Moreover, the timing is not right for change, said the source. 

The next election will be held within five months, which is not enough for a new leader prepare to lead the election campaign, he added. 

“Changing horses in midstream is not good for the party, let alone the gap in experience and fame between Abhisit and Warong. Can Warong lead the party to win [the next election]?” the source asked sceptically.

Suthep’s power play

Former protest leader Suthep has been plotting to seize control of his old party for the past year, in the hope of gaining Democrat backing for Prayut.

“Suthep has been lobbying us since last year to publicly declare support for Prayut [as next PM] before the election. He told me that in doing so we would be joining forces to fight against Thaksin’s camp,” a Democrat key man said. 

“[But] how can we announce that support while we have our candidate in the prime minister list? If we do that [announce support for Prayut] we don’t need to campaign for the election at all,” he added. 

Suthep’s own right-leaning Action Coalition for Thailand (ACT) party won’t get enough votes to secure Prayut as next premier, so he needs the backing of the Democrat Party, which is likely to win the second largest number of seats in the lower house.

Likely to form the core of the next government is either Pheu Thai or the pro-regime Palang Pracharat Party – but they will need the Democrats as coalition partners. 

With a controllable party leader in place, Suthep would certainly have the Democrats ally with pro-Prayut factions in Parliament. Which explains why he has backed Warong as challenger to Abhisit.

However, the outcome of the leadership election might not matter when it comes to backing Prayut for premier, experts say.

Whether Abhisit or Warong wins, there is a high probability that the Democrats will collaborate with pro-junta parties to form the next government and support Prayut as prime minister, said Titipol Phakdeewanich, dean of the faculty of political science at Ubon Ratchathani University.

“The Democrats have indirect relations with the military through Suthep’s ACT party. They are good friends,” Titipol said.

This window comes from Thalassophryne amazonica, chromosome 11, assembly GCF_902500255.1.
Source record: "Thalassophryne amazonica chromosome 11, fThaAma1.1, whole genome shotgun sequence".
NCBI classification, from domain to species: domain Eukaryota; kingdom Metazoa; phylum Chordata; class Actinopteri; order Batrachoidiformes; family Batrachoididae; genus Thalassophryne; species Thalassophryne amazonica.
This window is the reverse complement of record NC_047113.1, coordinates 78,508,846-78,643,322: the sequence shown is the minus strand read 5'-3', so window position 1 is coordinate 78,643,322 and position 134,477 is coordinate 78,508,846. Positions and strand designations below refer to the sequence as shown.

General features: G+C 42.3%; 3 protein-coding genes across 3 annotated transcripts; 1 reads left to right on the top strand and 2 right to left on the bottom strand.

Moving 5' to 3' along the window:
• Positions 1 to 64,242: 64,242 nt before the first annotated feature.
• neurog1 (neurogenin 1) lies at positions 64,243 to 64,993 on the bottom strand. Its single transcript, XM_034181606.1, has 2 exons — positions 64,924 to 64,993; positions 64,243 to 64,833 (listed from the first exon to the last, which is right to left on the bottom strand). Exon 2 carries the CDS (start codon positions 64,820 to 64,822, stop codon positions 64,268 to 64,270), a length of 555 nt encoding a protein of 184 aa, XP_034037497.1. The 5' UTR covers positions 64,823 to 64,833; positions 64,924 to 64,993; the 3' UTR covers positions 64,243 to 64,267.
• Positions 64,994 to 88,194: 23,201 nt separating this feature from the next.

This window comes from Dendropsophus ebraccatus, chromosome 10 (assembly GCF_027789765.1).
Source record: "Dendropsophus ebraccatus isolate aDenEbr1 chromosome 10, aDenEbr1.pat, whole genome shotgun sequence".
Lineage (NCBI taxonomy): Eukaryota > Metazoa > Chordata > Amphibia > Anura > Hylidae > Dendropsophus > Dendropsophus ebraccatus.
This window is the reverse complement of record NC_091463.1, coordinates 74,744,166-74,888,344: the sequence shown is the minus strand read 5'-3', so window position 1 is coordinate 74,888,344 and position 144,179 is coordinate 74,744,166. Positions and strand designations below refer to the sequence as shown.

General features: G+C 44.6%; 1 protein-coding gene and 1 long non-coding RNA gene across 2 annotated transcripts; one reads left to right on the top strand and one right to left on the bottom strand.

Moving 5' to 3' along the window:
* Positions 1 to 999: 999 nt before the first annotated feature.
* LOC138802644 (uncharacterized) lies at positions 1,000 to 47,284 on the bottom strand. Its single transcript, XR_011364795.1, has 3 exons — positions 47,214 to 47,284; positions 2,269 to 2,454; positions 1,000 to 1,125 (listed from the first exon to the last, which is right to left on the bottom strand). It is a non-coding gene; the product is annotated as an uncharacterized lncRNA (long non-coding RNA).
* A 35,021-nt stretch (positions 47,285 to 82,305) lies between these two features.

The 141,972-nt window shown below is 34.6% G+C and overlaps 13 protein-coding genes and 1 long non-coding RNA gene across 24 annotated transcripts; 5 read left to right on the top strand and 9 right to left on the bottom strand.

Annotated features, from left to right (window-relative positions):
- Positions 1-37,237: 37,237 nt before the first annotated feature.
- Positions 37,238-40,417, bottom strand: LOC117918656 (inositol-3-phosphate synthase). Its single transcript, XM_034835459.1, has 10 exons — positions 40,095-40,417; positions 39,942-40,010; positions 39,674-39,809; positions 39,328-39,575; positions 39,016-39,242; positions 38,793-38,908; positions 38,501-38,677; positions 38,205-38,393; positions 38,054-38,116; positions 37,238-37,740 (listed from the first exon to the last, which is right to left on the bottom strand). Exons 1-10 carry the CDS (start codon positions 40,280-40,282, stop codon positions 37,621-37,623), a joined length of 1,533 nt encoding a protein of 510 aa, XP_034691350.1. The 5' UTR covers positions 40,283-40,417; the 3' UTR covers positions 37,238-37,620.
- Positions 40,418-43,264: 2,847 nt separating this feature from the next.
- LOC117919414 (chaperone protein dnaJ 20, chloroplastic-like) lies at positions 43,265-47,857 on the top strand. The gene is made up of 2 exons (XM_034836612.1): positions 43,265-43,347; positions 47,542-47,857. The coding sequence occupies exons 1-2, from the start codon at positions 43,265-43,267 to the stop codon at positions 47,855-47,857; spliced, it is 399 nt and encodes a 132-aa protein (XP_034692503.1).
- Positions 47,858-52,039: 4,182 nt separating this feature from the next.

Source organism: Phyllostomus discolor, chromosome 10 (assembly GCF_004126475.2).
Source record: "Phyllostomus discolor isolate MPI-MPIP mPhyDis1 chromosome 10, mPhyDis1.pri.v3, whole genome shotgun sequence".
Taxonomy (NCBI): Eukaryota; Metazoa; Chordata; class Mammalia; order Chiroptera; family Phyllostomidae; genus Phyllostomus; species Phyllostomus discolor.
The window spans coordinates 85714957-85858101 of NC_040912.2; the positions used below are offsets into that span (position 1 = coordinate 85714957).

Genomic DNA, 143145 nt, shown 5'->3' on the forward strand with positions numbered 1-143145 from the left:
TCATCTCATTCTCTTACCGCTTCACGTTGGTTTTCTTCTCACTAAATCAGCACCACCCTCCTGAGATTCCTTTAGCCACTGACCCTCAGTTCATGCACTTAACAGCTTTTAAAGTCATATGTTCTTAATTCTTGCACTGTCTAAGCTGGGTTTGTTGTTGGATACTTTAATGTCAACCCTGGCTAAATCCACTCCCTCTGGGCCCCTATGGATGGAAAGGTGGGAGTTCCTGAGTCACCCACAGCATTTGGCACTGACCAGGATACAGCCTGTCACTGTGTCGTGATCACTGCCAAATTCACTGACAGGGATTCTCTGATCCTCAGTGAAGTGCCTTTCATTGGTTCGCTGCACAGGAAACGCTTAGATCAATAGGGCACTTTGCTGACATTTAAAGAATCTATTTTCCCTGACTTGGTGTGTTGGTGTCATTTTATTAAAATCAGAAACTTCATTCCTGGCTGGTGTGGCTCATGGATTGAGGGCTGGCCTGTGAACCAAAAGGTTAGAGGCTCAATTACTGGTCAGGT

Stithorn Thananithichot, a political scientist at King Prajadhipok's Institute, believes that the new Democrat leader, no matter who that is, would vote for Prayut if his name appears on the list of prime ministerial candidates of any political party. 

All three leadership candidates have made clear that they won’t ally with Pheu Thai, seen as a proxy of fugitive ex-premier Thaksin Shinawatra, the academic said.

However, the Democrats would not support Prayut as an “outsider” PM, voted in by 500 MPs and 250 senators if the lower house fails to agree on its own prime minister, Stithorn said. 

In that case, the Democrats would hold an advantage for not allying with Suthep’s ACT or Palang Pracharat before the election, he said.

“They [the Democrats] hope to come second [behind Pheu Thai]. In that scenario, the ACT or Palang Pracharat would have to vote for a Democrat leader to become the next PM,” Stithorn predicted. 

Titipol added that a change of Democrat leadership would not make a significant change to the party or its strategy or agenda.

“It would just be to portray an image [if the leader changed] but the old way of thinking remains the same – they don’t truly support democracy,” he said.

The public doesn’t trust the Democrats when they say they won’t back the military regime to retain power after the next election, the academic said.

“In the end, they would rather protect their party’s interest than the country’s interest,” said Titipol.